Recently, the Louisiana Supreme Court rejected biomechanical testimony due to a lack of sufficient facts or data. In Louisiana, as elsewhere, the trial court is to serve as the “gatekeeper” in deciding the admissibility of expert testimony.
In Blair v. Coney 20-00795 (La. 4/3/20),the plaintiff sought damages for injuries caused by a rear-end collision. The defendant offered testimony from Dr. Charles E. Bain, partial owner of Biodynamics Research Corporation. Dr. Bain testified that the plaintiff was not subjected to acceleration and forces sufficient to cause lasting injuries. Dr. Bain’s testimony was based on previously conducted collision tests, photographs of the accident, and inspection of two vehicles of the same make and model.
The plaintiff moved to have Dr. Bain’s testimony excluded, claiming the testimony was irrelevant, unreliable, unduly prejudicial, and failed to satisfy the requirements of the “Daubert standard” as applied through Code of Evidence art. 702. The district court granted the plaintiff’s motion and the defendant appealed. After ordering reasons from the trial court, the appellate court reversed the trial court’s rejection of Dr. Bain. The Louisiana Supreme Court reversed.
According to the Blair Court, Dr. Bain’s testimony was properly excluded where he did not review prior medicals, inspect the vehicles involved, and made assumptions regarding the plaintiff’s body position which contradicted sworn testimony. As such, the testimony did not satisfy the reliability required for expert testimony.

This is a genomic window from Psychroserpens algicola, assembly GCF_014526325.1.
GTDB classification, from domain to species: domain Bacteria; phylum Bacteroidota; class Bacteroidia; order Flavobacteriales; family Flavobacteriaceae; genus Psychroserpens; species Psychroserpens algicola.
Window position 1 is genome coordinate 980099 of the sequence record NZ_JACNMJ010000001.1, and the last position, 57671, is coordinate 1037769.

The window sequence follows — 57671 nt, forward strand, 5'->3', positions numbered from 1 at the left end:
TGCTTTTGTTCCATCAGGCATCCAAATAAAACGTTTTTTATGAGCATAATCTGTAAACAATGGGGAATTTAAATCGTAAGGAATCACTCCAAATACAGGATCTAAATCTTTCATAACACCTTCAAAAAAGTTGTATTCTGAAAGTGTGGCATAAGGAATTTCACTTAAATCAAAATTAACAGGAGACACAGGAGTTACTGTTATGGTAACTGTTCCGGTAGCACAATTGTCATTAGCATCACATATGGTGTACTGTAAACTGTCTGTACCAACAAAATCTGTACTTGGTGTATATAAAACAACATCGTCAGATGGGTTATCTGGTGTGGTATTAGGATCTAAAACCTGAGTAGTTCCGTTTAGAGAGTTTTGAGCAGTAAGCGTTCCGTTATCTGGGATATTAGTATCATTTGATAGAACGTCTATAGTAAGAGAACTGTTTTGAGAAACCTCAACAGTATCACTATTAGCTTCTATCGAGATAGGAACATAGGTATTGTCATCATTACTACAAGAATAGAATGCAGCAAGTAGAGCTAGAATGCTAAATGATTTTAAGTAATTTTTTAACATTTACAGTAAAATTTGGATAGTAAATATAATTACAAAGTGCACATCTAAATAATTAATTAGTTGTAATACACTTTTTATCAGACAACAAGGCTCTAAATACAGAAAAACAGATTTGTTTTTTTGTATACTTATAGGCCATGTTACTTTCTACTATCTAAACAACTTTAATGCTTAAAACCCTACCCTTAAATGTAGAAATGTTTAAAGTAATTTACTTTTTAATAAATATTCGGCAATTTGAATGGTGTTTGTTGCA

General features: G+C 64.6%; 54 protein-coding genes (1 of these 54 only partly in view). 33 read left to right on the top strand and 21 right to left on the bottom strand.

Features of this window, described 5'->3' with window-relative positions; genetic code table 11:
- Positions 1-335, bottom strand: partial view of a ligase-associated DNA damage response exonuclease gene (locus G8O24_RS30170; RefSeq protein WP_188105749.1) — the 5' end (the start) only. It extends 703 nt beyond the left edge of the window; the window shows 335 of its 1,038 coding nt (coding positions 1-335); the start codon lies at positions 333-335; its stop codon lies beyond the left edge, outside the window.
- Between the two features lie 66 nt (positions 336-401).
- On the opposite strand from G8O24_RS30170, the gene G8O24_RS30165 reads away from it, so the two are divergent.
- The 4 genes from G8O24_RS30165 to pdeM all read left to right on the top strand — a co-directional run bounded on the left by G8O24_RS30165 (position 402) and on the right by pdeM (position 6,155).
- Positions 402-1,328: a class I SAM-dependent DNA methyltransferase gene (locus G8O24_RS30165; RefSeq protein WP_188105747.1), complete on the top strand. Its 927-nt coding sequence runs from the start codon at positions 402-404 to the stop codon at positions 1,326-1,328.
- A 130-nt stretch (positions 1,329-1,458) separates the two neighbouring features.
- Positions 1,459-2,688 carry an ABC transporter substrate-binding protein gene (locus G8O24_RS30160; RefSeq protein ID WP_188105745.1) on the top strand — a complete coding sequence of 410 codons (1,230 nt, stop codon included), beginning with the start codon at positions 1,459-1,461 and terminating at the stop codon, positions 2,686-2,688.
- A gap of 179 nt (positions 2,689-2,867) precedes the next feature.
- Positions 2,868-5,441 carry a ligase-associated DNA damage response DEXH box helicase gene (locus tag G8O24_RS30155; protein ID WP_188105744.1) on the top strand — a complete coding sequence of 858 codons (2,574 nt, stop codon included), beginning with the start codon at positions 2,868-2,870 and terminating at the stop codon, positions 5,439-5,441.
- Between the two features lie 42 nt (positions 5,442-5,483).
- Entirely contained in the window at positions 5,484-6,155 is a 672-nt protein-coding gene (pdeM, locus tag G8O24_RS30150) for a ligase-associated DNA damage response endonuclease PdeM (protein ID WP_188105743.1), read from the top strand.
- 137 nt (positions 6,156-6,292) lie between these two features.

The Blair Court declined to address whether Dr. Bain’s testimony satisfied any of the other requirements of Code of Evidence art. 702. The Court expressed no opinion as to Dr. Bain’s qualifications or methodology.
The Louisiana First Circuit Court of Appeal recently ruled
on the duty of law enforcement and the potential for tort liability should that
duty be breached. In Aaron L. Van Cleave and Christy Van Cleave v.
Arthur Wayne Temple, et. al., 2018 CA 1353 (La. App. 1 Cir. 5/31/19), the
appellate court considered the duty of law enforcement to the general public
after the police receive a report of erratic driving.
Arthur Wayne Temple was driving a 2006 Ford F-250 truck in
St. Helena Parish when he crossed the center line of Louisiana Highway 16 and
struck a truck driven by Allen Marchand. Aaron Van Cleave was a passenger
injured in the accident.
About an hour before the collision, June Blades was driving behind Temple, observed erratic driving, and called the police. In response, a sheriff’s deputy was dispatched to the area but could not locate the truck. Van Cleave sued a number of potentially liable parties. Aware that the police knew of the erratic driving before the accident, he included the sheriff’s department as a defendant. He argued that the sheriff’s department possessed a duty to locate the erratic driver before they cause harm.
Louisiana jurisprudence recognizes that the police have an affirmative duty to ensure that motorists are not subjected to an unreasonable risk of harm. But, the scope of that duty is based on the particular facts of the case and the relationships of the parties; and must be reasonable. In this case, the court found that the sheriff’s department acted reasonably by immediately dispatching an officer to attempt to locate the truck, even if they were unable to ultimately stop the accident.
Virginia “Jenny” McLin has experience handling cases from the initial client consultation to preparing a writ of certiorari to the United States Supreme Court. Her experience allows her to work with clients to develop a cost-effective litigation plan for each case. Recently, Jenny was on the defense team that prevailed in a workers’ compensation case involving a discovery-related issue that was upheld on appeal to the Louisiana Supreme Court. This had a state-wide effect on the handling of discovery in workers’ compensation matters.